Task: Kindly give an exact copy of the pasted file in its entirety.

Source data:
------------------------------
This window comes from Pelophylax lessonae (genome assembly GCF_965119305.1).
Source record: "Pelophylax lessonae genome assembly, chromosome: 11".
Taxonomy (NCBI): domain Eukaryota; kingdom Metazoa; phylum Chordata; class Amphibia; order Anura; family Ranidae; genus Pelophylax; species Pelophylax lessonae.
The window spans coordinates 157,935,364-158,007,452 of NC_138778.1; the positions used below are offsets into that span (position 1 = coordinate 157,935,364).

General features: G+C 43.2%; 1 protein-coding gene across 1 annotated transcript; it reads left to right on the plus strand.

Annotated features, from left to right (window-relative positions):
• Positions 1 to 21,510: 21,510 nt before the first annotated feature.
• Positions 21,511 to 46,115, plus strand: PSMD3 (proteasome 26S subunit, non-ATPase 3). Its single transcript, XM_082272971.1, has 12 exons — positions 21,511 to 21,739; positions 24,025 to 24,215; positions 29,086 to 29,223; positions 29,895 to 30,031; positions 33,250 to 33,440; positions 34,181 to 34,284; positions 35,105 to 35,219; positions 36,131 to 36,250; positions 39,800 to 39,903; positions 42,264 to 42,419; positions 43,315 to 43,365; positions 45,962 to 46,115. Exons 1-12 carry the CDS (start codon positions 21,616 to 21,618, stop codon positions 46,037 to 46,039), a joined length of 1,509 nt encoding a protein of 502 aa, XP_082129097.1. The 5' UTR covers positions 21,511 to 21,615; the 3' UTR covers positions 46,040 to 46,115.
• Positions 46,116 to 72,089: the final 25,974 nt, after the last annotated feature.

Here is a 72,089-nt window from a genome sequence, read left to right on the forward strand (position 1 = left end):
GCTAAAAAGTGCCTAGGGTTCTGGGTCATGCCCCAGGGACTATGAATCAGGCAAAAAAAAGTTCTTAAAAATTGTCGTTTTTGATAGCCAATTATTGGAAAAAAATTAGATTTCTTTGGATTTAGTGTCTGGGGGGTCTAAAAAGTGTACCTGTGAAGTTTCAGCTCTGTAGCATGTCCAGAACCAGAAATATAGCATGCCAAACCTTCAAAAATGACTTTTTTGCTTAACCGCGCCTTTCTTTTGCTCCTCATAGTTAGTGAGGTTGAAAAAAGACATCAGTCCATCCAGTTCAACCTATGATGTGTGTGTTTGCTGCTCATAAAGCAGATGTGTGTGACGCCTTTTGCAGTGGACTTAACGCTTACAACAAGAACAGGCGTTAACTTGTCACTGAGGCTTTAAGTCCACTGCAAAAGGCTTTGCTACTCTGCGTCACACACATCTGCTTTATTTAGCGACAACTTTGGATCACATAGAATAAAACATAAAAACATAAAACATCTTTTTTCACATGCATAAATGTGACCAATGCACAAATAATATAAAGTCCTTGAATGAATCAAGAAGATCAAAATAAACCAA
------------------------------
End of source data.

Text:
This window comes from Pelophylax lessonae (genome assembly GCF_965119305.1).
Source record: "Pelophylax lessonae genome assembly, chromosome: 11".
Taxonomy (NCBI): domain Eukaryota; kingdom Metazoa; phylum Chordata; class Amphibia; order Anura; family Ranidae; genus Pelophylax; species Pelophylax lessonae.
The window spans coordinates 157,935,364-158,007,452 of NC_138778.1; the positions used below are offsets into that span (position 1 = coordinate 157,935,364).

General features: G+C 43.2%; 1 protein-coding gene across 1 annotated transcript; it reads left to right on the plus strand.

Annotated features, from left to right (window-relative positions):
• Positions 1 to 21,510: 21,510 nt before the first annotated feature.
• Positions 21,511 to 46,115, plus strand: PSMD3 (proteasome 26S subunit, non-ATPase 3). Its single transcript, XM_082272971.1, has 12 exons — positions 21,511 to 21,739; positions 24,025 to 24,215; positions 29,086 to 29,223; positions 29,895 to 30,031; positions 33,250 to 33,440; positions 34,181 to 34,284; positions 35,105 to 35,219; positions 36,131 to 36,250; positions 39,800 to 39,903; positions 42,264 to 42,419; positions 43,315 to 43,365; positions 45,962 to 46,115. Exons 1-12 carry the CDS (start codon positions 21,616 to 21,618, stop codon positions 46,037 to 46,039), a joined length of 1,509 nt encoding a protein of 502 aa, XP_082129097.1. The 5' UTR covers positions 21,511 to 21,615; the 3' UTR covers positions 46,040 to 46,115.
• Positions 46,116 to 72,089: the final 25,974 nt, after the last annotated feature.

Here is a 72,089-nt window from a genome sequence, read left to right on the forward strand (position 1 = left end):
GCTAAAAAGTGCCTAGGGTTCTGGGTCATGCCCCAGGGACTATGAATCAGGCAAAAAAAAGTTCTTAAAAATTGTCGTTTTTGATAGCCAATTATTGGAAAAAAATTAGATTTCTTTGGATTTAGTGTCTGGGGGGTCTAAAAAGTGTACCTGTGAAGTTTCAGCTCTGTAGCATGTCCAGAACCAGAAATATAGCATGCCAAACCTTCAAAAATGACTTTTTTGCTTAACCGCGCCTTTCTTTTGCTCCTCATAGTTAGTGAGGTTGAAAAAAGACATCAGTCCATCCAGTTCAACCTATGATGTGTGTGTTTGCTGCTCATAAAGCAGATGTGTGTGACGCCTTTTGCAGTGGACTTAACGCTTACAACAAGAACAGGCGTTAACTTGTCACTGAGGCTTTAAGTCCACTGCAAAAGGCTTTGCTACTCTGCGTCACACACATCTGCTTTATTTAGCGACAACTTTGGATCACATAGAATAAAACATAAAAACATAAAACATCTTTTTTCACATGCATAAATGTGACCAATGCACAAATAATATAAAGTCCTTGAATGAATCAAGAAGATCAAAATAAACCAA